Courts Confront Climate Change
Late last year, the U.S. 9th Circuit Court of Appeals in San Francisco ruled that the National Highway Traffic Safety Administration must consider the "risks of global warming" when setting gas-mileage standards for light trucks, minivans and SUVs. Central to the court's ruling was the claim that NHTSA, in violation of the National Environmental Policy Act, had ignored the benefits of reducing emissions of the greenhouse gas carbon dioxide (CO2).
Whatever their legal acumen, Justice Betty Fletcher and her colleagues on the bench demonstrated they have little expertise in climate science. Tighter restrictions on CO2 emissions cannot produce the imagined benefits. Greenhouse gas emissions occur globally: The court's mandate will not measurably curb CO2 levels or global warming. The court also assumed that human activity is the main cause of global warming. This has yet to be demonstrated by hard evidence.
The U.N. Intergovernmental Panel on Climate Change (IPCC) points to glacial melting, shrinking sea ice, and other consequences of global warming. But such "evidence" doesn't tell us whether the causes are natural or manmade. Other evidence, such as the claimed correlation between temperature and CO2, is circumstantial; during much of the 20th century the climate was cooling while CO2 levels were rising.
A forthcoming report by the Nongovernmental International Panel on Climate Change (NIPCC), of which I am the editor, may provide needed balance. An independent organization, not sponsored by the United Nations, national governments, or industry, NIPCC-which includes many IPCC authors and expert reviewers-was created to provide a second opinion on the IPCC's official findings, much as a physician's diagnosis may warrant a second opinion.
Drawing on peer-reviewed publications in major scientific journals, NIPCC examined the data used in IPCC's May 2007 climate-change assessment, as well as research ignored in the IPCC report or published subsequent to its release. NIPCC concludes that "evidence" to support public hysteria about human-caused greenhouse warming does not hold up to scrutiny. Among the findings, expected to be published early this spring:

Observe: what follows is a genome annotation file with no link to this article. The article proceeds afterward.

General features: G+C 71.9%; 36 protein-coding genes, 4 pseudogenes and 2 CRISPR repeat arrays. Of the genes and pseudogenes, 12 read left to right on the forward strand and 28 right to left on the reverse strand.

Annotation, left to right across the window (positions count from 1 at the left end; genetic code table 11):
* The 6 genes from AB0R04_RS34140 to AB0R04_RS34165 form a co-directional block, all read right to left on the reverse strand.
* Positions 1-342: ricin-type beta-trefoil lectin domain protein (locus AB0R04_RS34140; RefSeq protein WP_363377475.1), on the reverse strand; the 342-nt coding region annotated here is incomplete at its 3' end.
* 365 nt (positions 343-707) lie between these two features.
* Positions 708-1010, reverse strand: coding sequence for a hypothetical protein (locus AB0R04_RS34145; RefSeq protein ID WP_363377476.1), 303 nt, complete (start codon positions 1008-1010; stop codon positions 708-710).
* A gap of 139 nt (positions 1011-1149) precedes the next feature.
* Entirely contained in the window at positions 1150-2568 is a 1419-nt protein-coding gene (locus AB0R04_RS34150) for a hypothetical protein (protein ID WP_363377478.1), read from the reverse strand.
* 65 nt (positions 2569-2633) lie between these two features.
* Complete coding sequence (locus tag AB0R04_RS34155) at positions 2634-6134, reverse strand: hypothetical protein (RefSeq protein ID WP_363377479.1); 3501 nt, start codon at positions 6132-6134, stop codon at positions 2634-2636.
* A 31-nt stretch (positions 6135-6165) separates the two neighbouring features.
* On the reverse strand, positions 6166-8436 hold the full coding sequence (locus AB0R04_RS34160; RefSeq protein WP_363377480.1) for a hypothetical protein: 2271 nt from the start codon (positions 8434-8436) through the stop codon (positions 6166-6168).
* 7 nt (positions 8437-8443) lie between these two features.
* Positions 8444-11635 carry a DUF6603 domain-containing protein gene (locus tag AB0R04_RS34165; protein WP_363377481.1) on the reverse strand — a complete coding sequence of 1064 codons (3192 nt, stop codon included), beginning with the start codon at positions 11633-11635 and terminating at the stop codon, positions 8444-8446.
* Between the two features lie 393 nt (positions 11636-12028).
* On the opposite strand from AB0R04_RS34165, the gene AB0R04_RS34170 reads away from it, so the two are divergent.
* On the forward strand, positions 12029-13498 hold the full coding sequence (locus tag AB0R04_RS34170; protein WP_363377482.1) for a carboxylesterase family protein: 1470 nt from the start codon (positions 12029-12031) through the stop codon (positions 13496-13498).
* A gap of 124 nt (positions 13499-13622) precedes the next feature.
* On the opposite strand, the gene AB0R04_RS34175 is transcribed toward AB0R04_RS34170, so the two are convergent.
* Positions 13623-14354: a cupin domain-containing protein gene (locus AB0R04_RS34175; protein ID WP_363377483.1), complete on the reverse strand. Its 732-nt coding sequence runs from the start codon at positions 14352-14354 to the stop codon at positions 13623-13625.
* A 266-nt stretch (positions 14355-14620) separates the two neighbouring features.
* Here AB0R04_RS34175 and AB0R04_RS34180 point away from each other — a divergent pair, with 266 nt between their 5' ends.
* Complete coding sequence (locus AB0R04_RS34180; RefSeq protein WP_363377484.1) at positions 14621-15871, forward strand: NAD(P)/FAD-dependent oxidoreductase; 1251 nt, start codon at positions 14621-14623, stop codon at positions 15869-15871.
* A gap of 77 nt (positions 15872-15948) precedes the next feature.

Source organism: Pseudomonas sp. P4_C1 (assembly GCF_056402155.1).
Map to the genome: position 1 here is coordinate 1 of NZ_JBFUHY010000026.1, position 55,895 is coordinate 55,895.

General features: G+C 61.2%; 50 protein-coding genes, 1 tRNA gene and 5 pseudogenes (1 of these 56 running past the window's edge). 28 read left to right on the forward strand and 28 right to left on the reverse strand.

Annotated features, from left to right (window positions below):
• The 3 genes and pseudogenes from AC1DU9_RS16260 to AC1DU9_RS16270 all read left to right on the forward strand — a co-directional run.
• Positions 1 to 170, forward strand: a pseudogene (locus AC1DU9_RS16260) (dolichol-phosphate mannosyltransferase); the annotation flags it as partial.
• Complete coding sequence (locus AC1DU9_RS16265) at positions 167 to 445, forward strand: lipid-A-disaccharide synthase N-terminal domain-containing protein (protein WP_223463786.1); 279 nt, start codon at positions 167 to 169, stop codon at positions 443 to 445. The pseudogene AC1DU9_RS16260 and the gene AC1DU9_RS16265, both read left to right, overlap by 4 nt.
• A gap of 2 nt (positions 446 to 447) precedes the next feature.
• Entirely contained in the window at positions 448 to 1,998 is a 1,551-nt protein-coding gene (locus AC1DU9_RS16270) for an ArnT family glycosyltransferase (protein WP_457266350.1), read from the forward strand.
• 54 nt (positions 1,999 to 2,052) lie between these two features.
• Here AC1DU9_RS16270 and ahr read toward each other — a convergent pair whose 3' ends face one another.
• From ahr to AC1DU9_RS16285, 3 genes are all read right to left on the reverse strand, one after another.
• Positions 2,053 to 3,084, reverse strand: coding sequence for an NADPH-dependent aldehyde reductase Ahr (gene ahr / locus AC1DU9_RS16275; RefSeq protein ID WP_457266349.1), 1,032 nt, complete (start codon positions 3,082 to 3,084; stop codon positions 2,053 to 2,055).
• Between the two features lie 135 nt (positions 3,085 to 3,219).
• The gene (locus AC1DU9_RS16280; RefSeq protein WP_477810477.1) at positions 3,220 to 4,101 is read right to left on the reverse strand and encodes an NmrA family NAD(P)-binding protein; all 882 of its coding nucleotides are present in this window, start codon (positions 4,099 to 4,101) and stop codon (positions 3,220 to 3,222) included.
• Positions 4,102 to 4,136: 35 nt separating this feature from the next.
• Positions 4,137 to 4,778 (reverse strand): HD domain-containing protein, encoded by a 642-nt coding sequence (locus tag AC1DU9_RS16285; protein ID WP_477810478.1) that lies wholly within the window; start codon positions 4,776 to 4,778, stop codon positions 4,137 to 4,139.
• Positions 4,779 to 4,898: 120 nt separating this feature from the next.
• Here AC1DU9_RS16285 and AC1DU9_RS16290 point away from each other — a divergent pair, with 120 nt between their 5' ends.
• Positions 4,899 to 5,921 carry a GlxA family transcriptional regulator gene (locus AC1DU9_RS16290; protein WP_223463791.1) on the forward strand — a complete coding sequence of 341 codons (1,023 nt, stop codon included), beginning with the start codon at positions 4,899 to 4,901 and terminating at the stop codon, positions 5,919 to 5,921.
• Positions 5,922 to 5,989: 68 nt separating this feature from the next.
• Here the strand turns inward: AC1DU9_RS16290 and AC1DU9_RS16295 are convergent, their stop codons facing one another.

* Human activities-such as transportation and industrial production-contribute little to global warming. The claim that greenhouse gas emissions are responsible for rising global temperatures is based on computer models. But as NIPCC confirms, key temperature readings contradict the models. For example, while all greenhouse models show temperature trends rising with altitude in the tropical troposphere-the lowest portion of the Earth's atmosphere-weather balloon data show the opposite: a cooling trend. The models are wrong.
* Greenhouse warming has been significantly overestimated. NIPCC has found that the models exaggerate the warming effect of greenhouse gases by ignoring "negative feedback" from-that is, the possible cooling effects of-clouds and water vapor. Taking this into account, greenhouse warming might amount to no more than one-half of 1 degree Celsius by 2100, well within the climate's normal range of ups and downs.
* The leading cause of observed climate warming appears to be variability of solar emissions and solar magnetic fields. The U.N. panel ignored substantial recent research on the effects of solar activity on climate change. This evidence suggests climate changes are essentially unstoppable and cannot be influenced by controlling CO2 emissions.
* Government efforts to curb greenhouse gas emissions will have little effect on the environment. The requirements of the 1997 Kyoto Protocol and the 2007 Bali Climate Declaration cannot influence the natural factors controlling the climate. Similarly, massive government efforts to replace fossil fuels with ethanol, biodiesel, and wind and solar power will little effect the climate. Besides, they are uneconomic and require large subsidies.
In view of these findings, the Justice Department should appeal the 9th Circuit's ruling to the Supreme Court. Doing so would also provide an opportunity for the high court to revisit its April 2007 decision in Massachusetts v. EPA-in which it ruled that the Environmental Protection Agency has the authority to regulate CO2 as a pollutant. This time around, the White House should be better prepared to argue its case. Science is on its side.